, switched the left-hand shooting O'Ree to right wing and he became one of the WHL's most exciting players and prolific scorers.
"Alf may have been informed about my eye but we didn't discuss it in great detail," O'Ree said. "He asked if I ever tried right wing. He moved me over there and I didn't have trouble seeing the puck. If I had moved over to right wing when I was with the Bruins, I might have scored more goals and been more of an asset."
"I remember Willie and I were alone in the dressing room, sitting in front of our lockers which were separated by 30 feet or more," recalled Bruins' teammate Doug Mohns
. "I said something to Willie and he had an odd look on his face as he started walking toward me. He got about 15 feet away and said, 'Oh, Mohnsie, it's you.' I asked him if he had trouble seeing me from further away. He said he had a little eye problem and asked me not to say anything. I never even told my best friend while Willie was still playing."
"There was a national magazine article about Willie entitled 'The King of the Near Miss,' talking about the number of shots he missed,'' recalled former Bruins linemate Don McKenney
. "I'm sure his eye problem was the cause of that because Willie O'Ree
was an excellent hockey player in every other regard and when he switched to the off-wing his scoring took off. I never knew about his eye problem until recently. Willie had all the tools to make it. He was extremely fast and he had a strong shot."
While O'Ree was subjected to racist remarks by fans and some opponents, he received a warm welcome from his Bruins teammates and management. Coach Milt Schmidt
sat him down for an encouraging talk and warned him that some opponents would test him through words and actions. McKenney and Mohns said he was warmly welcomed into the Bruins dressing room and O'Ree agrees. He looks back happily on those relationships.
"I usually played left wing with Don McKenney
at center and we had several different right wings including Jerry Toppazzini
and Leo Labine
. I also played a lot with Charlie Burns
, the first NHL player to wear a helmet, Tom McCarthy
and Jimmy Bartlett
," O'Ree recalled. "Don was a good hockey player, we moved the puck well. I got my fair amount of shots on goal and Don was very helpful. Bronco Horvath
, who led the League in goals the year before, was also very helpful.
"Horvath gave me pointers on goalies, like where they were weak and where to shoot. All the guys were very helpful. I really enjoyed playing in Boston. Coach Milt Schmidt
was great and so was General Manager Lynn Patrick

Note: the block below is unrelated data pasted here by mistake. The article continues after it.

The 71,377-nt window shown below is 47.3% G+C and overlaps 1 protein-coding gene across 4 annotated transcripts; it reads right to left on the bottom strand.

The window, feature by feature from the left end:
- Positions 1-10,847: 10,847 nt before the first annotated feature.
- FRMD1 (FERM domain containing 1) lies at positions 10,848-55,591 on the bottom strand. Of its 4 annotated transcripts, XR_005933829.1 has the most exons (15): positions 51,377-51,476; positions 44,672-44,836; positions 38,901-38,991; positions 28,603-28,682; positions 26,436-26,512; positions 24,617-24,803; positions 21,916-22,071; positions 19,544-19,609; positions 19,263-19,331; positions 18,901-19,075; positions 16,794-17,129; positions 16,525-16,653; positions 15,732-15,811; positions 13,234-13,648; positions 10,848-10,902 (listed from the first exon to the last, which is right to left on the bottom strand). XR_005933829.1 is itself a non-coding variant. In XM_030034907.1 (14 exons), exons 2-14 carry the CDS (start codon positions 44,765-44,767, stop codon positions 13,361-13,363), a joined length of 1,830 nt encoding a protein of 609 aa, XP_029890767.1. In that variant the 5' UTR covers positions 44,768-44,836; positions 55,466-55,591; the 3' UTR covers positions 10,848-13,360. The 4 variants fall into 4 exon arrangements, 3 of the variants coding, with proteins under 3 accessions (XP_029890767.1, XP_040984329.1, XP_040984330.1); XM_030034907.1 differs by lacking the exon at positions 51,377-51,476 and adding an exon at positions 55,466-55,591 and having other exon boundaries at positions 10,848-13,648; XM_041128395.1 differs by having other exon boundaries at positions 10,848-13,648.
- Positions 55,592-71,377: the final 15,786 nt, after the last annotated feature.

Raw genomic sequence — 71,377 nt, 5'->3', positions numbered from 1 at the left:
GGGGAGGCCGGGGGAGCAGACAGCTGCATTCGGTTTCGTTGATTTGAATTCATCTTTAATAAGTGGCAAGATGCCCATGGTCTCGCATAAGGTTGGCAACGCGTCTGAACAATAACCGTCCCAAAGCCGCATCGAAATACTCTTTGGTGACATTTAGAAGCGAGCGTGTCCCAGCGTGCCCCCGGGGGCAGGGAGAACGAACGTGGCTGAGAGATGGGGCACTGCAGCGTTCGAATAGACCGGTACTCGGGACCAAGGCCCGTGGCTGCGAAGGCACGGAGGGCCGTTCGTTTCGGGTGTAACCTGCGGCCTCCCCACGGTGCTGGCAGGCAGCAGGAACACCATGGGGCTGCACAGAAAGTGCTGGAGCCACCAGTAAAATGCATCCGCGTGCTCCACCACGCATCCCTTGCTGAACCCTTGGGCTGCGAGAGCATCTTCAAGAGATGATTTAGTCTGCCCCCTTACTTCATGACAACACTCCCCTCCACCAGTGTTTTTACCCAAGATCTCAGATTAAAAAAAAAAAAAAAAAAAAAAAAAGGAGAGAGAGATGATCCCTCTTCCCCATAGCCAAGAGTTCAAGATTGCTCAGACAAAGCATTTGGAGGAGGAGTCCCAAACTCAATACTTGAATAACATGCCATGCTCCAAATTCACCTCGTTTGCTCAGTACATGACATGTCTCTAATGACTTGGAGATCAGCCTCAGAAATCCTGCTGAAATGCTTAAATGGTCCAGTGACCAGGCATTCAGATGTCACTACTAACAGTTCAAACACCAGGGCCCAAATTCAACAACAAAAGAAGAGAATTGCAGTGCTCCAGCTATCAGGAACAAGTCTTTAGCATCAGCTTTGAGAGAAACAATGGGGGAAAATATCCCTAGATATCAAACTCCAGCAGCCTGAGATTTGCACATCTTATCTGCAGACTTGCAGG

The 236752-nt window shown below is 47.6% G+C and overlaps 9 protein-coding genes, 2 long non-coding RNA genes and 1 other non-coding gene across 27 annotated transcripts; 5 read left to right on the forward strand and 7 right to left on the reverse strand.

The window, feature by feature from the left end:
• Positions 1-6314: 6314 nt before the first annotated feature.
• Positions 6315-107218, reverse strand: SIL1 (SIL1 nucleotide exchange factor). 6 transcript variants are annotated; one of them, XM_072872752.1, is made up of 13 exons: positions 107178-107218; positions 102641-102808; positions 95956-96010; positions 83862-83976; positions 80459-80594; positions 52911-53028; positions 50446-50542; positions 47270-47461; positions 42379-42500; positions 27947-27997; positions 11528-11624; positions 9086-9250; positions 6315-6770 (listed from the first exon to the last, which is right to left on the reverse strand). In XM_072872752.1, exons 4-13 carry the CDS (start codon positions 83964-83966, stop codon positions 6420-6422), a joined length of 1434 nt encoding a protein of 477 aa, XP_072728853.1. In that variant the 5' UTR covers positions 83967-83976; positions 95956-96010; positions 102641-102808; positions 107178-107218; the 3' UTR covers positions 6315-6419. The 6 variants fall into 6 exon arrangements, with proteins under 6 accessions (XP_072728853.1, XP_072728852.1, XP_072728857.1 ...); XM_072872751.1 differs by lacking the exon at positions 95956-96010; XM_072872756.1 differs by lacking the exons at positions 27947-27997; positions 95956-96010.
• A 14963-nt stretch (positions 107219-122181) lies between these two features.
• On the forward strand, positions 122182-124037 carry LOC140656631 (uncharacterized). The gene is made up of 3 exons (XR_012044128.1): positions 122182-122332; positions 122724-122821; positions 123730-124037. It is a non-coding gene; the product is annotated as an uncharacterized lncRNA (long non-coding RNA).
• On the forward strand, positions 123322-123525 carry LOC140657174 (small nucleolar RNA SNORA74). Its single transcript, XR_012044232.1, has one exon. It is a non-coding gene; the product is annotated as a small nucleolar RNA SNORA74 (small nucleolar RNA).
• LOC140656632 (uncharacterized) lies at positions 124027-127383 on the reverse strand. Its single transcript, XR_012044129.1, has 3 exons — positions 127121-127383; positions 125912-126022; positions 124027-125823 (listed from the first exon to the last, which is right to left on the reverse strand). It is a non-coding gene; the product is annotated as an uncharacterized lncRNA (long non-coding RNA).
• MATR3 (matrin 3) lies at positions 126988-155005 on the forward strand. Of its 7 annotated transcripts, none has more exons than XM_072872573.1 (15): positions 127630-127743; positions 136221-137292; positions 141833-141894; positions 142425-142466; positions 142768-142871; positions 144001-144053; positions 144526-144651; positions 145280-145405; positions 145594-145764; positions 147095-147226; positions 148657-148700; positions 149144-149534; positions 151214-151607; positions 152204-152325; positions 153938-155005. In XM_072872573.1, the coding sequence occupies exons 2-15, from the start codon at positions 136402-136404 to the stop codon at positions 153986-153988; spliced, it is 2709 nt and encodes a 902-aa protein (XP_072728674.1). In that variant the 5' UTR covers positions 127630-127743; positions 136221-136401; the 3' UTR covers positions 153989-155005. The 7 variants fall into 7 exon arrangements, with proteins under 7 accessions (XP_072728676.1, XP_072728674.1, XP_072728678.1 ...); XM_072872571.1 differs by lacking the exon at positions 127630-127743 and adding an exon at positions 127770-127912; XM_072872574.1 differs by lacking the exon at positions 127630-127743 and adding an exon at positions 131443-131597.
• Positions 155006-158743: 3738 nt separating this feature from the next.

. There were so many good people like Fern Flaman
, Leo Boivin
and Johnny Bucyk. Whenever I see Bucyk, we talk about the old days."
"(His race) didn?t mean anything to us. He was one of us, a Bruin," McKenney said. "We had no trouble with that and I'm sure Willie didn't. He was with us all the time on the road. There was no black and white as far as we were concerned."
"Willie was a hard worker," Mohns said. "When he got on the ice he always went at full tilt. You could depend on him to work his hardest. I have to believe his eyesight was a real detriment. I never gave it a thought that (his short NHL career) had anything to do with his color but I never walked in his shoes so I wouldn't know. Willie was just another guy. We got a kick out of him because he had a great sense of humor and was fun to be with. He was a real gentleman."
O'Ree lived with cousins in the Roxbury section of Boston and commuted by subway to Boston Garden.
"The fans were great," he remembers. "They took to me like I was one of the Bruins and that I had played there forever." But there was an ugly incident in Chicago Stadium where a Blackhawks player taunted him with racial remarks and butt-ended him in the mouth, knocking out two teeth. O'Ree got up from the ice to fight the offender and the crowd nearly rioted. Police escorted O'Ree from the building for his safety.
"Racial remarks from fans were much worse in the U.S. cities than in Toronto or Montreal," O'Ree said. "I particularly remember a few incidents in Chicago. The fans would yell, 'Go back to the South,' and, 'How come you're not picking cotton?' Things like that. It didn't bother me. Hell, I'd been called names most of my life. I just wanted to be a hockey player, and if they couldn't accept that fact, that was their problem, not mine."
After O'Ree's professional hockey career ended in 1979, he became a supervisor for a company that handled security for the San Diego Chargers and later worked security at the spectacular Hotel Del Coronado in San Diego harbor.
O'Ree began doing promotional work in 1990 for the International Hockey League's San Diego Gulls. Six years later, he was asked by the National Hockey League to assist with a hockey tournament featuring players from two dozen urban-based hockey programs. In 1998, O'Ree joined the NHL again, this time as the Director of Youth Development and hockey ambassador for NHL Diversity.
"I feel good about being in the position I'm in, meeting people I played with and against and talking to the players in the league now," he said. "Many of them know the name Willie O'Ree
. What a pleasure it's been to meet players like Mike Grier
and Anson Carter
who have told me I opened a door and made it possible for them. They know they are role models for younger boys and girls playing now. These kids are now setting goals for themselves because it is possible to break that barrier. You can do what you want if you believe you can and if you think you can, you will."
The 2007-2008 season will mark the 50th anniversary of O’Ree’s NHL debut with the Boston Bruins
. To commemorate his work and recognize this milestone, O’Ree and the National Hockey League will host numerous activities throughout the season at both the local and national levels—including events celebrating the diversity of the game and the Hockey is for Everyone initiative.